Most likely, your commercial property has an above-ground storage tank (AST). When’s the last time you had your tank(s) inspected? Odds are, your above-ground storage tank has taken the back burner in regards to safety regulations and guidelines.
Above Ground Tank Requirements
The National Institute for Storage Management (NISTM) located in Houston, Texas, outlines regulations and guidelines that should be followed for your commercial property’s safety.
In fact, NISTM has a course called “Tanks 101” that provides all the information that you need to know about your above-ground storage tank. The course overview talks about both above ground and under ground tanks in horizontal and vertical configurations.
Here’s a quick rundown of what NISTM has to say. “Having designed and built a good tank, the next problem is to ensure it remains safe and leak-free. The focus is on the well-known tank inspection standard API 653.”
The NISTM also claims that the following basic principles are key to understanding the safety of your above-ground storage tank:
- “Shell design
- Floating roofs
- Fixed roofs
- Hydrostatics tests
- Materials of construction”
As a commercial property owner, it’s important to be aware of these factors when building a new tank so that future inspections run smoothly.
Are you still itching to hear more from NISTM? You’re in luck! NISTM is soon hosting the 14th Annual National Aboveground Storage Tank Conference and Tradeshow this December. Visit the link above to learn more.
Common Challenges with Tank Inspections and Testing
Now for some common challenges regarding tank inspections and testing.
The federal requirements for above ground storage tanks say there should be frequent inspections and evaluations for any bulk storage container.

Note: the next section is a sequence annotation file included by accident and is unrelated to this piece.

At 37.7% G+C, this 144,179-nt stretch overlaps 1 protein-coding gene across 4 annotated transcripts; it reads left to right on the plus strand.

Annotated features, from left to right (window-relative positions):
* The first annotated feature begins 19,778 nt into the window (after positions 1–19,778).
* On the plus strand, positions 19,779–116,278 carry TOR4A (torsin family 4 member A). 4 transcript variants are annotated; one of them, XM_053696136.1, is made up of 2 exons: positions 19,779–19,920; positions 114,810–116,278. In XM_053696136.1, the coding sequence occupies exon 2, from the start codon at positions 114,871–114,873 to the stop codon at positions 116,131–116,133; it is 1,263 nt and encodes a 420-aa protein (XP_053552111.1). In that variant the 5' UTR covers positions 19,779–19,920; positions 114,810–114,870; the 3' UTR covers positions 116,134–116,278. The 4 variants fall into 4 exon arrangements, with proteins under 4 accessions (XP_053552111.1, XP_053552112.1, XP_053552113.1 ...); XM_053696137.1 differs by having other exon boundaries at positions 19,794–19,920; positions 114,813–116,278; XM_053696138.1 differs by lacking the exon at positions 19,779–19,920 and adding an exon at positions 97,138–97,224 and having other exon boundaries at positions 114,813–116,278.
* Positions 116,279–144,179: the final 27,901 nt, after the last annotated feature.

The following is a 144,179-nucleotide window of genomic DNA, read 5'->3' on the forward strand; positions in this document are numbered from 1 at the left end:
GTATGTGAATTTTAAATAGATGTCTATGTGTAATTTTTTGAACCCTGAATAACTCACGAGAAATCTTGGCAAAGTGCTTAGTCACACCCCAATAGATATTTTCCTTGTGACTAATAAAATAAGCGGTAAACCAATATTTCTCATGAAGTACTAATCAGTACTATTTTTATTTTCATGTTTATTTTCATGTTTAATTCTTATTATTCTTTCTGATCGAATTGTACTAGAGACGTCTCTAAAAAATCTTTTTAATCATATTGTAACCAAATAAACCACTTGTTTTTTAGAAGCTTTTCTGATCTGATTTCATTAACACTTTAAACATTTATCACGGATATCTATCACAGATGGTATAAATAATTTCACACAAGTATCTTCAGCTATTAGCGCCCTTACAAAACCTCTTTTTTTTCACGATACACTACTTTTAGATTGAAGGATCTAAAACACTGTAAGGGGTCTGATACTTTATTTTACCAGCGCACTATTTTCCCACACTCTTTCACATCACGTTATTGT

Similarly, The United States Environmental Protection Agency (U.S. EPA) provides a downloadable “Spill Prevention, Control and Countermeasure Plan (SPCC) Program” that contains a Bulk Storage Container Fact Sheet.
The fact sheet states you must “determine, in accordance with industry standards, the appropriate qualifications for personnel performing tests and inspections, the frequency and type of testing and inspections, which take into account container size, configuration, and design.”
The EPA also provides the difference between containers, which include:
- Equipped with liner
- Partially buried
The inspections that are required for bulk storage containers include:
- “Test or inspect each container for integrity on a regular schedule and whenever you make material repairs
- Frequently inspect the outside of the container for signs of deterioration, discharges, or accumulation of oil inside diked areas. This visual inspection is intended to be a routine walk-around and inside the container’s supports and foundations,
- You must retain testing and inspection records for 3 years. EPA recommends that formal test records or reports be retained for the life of the container.”
It’s important to keep reports and inspections organized so you have evidence and reference of inspections that have been performed as well as when the next routine inspection should take place.
Some integrity tests that aren’t federally mandated, but HIGHLY encouraged include:
- Visual inspections
- Hydrostatic testing
- Radiographic testing
- Ultrasonic testing
- Acoustic emissions testing
- Signs of deterioration
- Accumulation of oil
- Other systems of non-destructive testing
With the amount of testing that is required for any property or business owner, sometimes reports and small inspections fall through the cracks.
Additionally, there are frequent changes in industry standards. Take the extra step of checking in with your Fire and Safety Inspection team to ensure all above-ground tank requirements are being met.
Cargo crisis got you down? Us too. Learn more about how the cargo crisis might be affecting your industry in the future and why marine safety should be a top priority with a large number of cargo ships currently being stalled.
How long do you keep your safety inspection records and paperwork? It can be tempting to chuck the paperwork into the trash and forget about the details of your inspection. But, did you know that after a safety inspection of your above-ground tank, you’re supposed to keep those records for a minimum of 3 years?